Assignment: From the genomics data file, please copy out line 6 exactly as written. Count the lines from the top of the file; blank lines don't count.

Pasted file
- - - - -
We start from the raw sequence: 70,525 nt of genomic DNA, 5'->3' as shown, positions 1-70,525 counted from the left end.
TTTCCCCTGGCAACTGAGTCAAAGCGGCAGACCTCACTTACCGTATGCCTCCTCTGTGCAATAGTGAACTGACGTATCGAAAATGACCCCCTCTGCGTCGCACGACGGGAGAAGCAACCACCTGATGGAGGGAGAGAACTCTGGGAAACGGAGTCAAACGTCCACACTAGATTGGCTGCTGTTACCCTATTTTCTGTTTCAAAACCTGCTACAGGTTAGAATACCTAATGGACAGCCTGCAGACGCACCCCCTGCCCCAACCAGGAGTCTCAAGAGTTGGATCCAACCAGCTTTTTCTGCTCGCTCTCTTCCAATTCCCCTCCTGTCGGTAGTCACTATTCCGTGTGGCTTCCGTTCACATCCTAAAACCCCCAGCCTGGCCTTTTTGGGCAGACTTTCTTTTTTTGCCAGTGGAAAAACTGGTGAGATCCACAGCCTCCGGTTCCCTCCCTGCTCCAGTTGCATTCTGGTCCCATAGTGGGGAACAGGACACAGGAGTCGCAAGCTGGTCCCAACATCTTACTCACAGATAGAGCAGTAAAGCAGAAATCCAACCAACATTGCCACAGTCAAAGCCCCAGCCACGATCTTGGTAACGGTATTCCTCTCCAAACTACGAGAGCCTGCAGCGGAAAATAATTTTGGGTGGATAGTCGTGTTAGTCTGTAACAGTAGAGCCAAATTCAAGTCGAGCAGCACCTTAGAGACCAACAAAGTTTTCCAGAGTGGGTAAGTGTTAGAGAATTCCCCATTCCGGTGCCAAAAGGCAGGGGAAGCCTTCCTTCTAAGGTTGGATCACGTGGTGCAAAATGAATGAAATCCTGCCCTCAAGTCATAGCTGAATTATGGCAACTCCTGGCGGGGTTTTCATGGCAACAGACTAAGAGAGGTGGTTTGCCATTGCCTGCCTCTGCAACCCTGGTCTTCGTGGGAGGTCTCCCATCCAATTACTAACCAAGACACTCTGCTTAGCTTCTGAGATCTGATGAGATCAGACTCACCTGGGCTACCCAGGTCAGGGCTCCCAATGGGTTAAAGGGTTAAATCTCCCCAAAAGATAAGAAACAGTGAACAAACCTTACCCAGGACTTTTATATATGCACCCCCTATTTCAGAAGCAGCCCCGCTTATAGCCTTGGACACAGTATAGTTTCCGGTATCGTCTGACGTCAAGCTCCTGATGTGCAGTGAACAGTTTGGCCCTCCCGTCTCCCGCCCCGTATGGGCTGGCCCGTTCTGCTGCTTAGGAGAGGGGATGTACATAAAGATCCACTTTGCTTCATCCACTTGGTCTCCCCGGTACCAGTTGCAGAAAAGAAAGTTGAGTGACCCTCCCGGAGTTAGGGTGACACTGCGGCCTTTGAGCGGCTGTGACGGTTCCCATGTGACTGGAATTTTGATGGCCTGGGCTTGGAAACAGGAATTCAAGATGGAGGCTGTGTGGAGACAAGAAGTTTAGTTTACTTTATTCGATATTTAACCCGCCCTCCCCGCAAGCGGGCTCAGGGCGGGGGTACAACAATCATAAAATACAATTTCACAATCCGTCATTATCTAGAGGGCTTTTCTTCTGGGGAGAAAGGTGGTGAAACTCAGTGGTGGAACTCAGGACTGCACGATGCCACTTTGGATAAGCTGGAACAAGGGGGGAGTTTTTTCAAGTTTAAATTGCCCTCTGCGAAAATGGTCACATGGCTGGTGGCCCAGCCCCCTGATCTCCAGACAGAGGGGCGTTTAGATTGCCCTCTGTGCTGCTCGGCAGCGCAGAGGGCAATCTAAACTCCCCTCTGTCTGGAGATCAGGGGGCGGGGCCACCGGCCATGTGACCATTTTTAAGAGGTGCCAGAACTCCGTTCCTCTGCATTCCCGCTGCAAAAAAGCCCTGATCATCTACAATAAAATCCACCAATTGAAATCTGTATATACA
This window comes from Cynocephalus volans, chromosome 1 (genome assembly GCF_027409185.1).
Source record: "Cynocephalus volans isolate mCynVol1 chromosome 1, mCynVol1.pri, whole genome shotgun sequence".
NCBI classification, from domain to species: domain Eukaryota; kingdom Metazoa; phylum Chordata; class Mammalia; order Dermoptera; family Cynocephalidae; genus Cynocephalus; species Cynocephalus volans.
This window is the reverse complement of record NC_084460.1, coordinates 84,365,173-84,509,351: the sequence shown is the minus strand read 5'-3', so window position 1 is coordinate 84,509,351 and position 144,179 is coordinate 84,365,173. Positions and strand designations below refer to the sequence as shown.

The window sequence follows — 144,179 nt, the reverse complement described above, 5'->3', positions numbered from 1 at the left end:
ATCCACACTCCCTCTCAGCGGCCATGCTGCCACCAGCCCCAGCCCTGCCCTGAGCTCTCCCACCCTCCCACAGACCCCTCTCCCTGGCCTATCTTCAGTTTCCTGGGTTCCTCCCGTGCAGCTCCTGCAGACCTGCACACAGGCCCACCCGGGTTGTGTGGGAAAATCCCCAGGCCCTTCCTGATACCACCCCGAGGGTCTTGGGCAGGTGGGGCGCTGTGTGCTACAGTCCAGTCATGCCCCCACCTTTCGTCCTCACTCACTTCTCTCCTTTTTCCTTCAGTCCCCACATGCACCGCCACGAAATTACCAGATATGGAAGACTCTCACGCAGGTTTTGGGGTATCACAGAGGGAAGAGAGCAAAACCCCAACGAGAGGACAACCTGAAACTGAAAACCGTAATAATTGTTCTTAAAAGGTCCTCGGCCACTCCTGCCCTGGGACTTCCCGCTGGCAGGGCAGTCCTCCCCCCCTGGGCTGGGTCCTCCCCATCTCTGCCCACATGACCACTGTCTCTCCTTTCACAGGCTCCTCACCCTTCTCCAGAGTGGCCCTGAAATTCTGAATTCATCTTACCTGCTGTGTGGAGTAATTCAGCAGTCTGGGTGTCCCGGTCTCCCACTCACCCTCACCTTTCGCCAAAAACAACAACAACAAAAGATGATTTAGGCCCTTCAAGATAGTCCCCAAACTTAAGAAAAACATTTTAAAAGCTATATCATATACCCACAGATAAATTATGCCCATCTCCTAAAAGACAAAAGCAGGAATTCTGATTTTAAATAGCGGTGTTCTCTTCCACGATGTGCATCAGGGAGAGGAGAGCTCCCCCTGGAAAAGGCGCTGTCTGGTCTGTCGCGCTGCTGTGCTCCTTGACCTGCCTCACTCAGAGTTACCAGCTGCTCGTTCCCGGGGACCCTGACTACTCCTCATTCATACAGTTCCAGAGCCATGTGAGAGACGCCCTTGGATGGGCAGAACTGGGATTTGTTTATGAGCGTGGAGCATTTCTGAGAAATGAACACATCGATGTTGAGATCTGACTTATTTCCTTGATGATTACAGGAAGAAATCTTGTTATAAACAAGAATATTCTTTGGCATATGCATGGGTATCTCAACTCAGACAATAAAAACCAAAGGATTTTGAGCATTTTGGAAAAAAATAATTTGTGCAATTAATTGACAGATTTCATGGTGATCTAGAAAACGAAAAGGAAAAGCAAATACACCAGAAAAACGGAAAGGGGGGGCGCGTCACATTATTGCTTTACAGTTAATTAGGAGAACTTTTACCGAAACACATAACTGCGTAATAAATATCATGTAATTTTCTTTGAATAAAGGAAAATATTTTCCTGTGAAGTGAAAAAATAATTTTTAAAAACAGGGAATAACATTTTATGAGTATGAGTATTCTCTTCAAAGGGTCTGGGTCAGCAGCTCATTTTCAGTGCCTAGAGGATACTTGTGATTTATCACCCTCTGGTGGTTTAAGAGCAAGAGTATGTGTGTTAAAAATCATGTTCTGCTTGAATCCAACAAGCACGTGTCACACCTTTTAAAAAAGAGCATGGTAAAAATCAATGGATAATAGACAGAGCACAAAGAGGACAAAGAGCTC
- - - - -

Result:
This window is the reverse complement of record NC_084460.1, coordinates 84,365,173-84,509,351: the sequence shown is the minus strand read 5'-3', so window position 1 is coordinate 84,509,351 and position 144,179 is coordinate 84,365,173. Positions and strand designations below refer to the sequence as shown.